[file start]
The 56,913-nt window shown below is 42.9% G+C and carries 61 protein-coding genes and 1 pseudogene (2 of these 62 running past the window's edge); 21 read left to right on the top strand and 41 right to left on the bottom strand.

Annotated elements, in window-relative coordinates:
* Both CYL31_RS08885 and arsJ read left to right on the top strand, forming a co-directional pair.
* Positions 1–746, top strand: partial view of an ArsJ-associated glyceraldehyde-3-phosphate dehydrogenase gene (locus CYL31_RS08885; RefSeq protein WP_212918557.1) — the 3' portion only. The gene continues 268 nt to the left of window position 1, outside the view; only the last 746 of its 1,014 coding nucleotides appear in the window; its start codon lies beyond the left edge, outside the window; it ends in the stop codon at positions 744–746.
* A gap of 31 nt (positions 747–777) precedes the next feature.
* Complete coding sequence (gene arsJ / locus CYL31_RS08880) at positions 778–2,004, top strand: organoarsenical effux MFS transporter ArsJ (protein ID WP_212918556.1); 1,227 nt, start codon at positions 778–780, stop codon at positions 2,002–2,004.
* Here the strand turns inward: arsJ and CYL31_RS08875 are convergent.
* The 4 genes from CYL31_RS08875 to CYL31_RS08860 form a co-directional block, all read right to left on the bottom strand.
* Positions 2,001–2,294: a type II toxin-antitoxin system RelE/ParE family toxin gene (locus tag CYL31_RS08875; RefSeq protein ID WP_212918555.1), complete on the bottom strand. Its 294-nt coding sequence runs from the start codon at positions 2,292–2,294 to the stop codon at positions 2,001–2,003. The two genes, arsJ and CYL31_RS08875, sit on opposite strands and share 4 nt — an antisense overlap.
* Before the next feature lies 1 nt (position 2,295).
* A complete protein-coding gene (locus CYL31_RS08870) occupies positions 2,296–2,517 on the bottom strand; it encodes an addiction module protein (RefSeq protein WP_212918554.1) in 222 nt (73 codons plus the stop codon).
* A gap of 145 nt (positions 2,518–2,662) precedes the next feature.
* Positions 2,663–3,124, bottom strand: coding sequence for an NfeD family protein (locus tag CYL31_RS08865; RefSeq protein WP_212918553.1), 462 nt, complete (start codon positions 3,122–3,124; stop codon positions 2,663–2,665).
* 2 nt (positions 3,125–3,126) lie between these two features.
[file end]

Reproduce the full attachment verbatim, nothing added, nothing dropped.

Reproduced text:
The 56,913-nt window shown below is 42.9% G+C and carries 61 protein-coding genes and 1 pseudogene (2 of these 62 running past the window's edge); 21 read left to right on the top strand and 41 right to left on the bottom strand.

Annotated elements, in window-relative coordinates:
* Both CYL31_RS08885 and arsJ read left to right on the top strand, forming a co-directional pair.
* Positions 1–746, top strand: partial view of an ArsJ-associated glyceraldehyde-3-phosphate dehydrogenase gene (locus CYL31_RS08885; RefSeq protein WP_212918557.1) — the 3' portion only. The gene continues 268 nt to the left of window position 1, outside the view; only the last 746 of its 1,014 coding nucleotides appear in the window; its start codon lies beyond the left edge, outside the window; it ends in the stop codon at positions 744–746.
* A gap of 31 nt (positions 747–777) precedes the next feature.
* Complete coding sequence (gene arsJ / locus CYL31_RS08880) at positions 778–2,004, top strand: organoarsenical effux MFS transporter ArsJ (protein ID WP_212918556.1); 1,227 nt, start codon at positions 778–780, stop codon at positions 2,002–2,004.
* Here the strand turns inward: arsJ and CYL31_RS08875 are convergent.
* The 4 genes from CYL31_RS08875 to CYL31_RS08860 form a co-directional block, all read right to left on the bottom strand.
* Positions 2,001–2,294: a type II toxin-antitoxin system RelE/ParE family toxin gene (locus tag CYL31_RS08875; RefSeq protein ID WP_212918555.1), complete on the bottom strand. Its 294-nt coding sequence runs from the start codon at positions 2,292–2,294 to the stop codon at positions 2,001–2,003. The two genes, arsJ and CYL31_RS08875, sit on opposite strands and share 4 nt — an antisense overlap.
* Before the next feature lies 1 nt (position 2,295).
* A complete protein-coding gene (locus CYL31_RS08870) occupies positions 2,296–2,517 on the bottom strand; it encodes an addiction module protein (RefSeq protein WP_212918554.1) in 222 nt (73 codons plus the stop codon).
* A gap of 145 nt (positions 2,518–2,662) precedes the next feature.
* Positions 2,663–3,124, bottom strand: coding sequence for an NfeD family protein (locus tag CYL31_RS08865; RefSeq protein WP_212918553.1), 462 nt, complete (start codon positions 3,122–3,124; stop codon positions 2,663–2,665).
* 2 nt (positions 3,125–3,126) lie between these two features.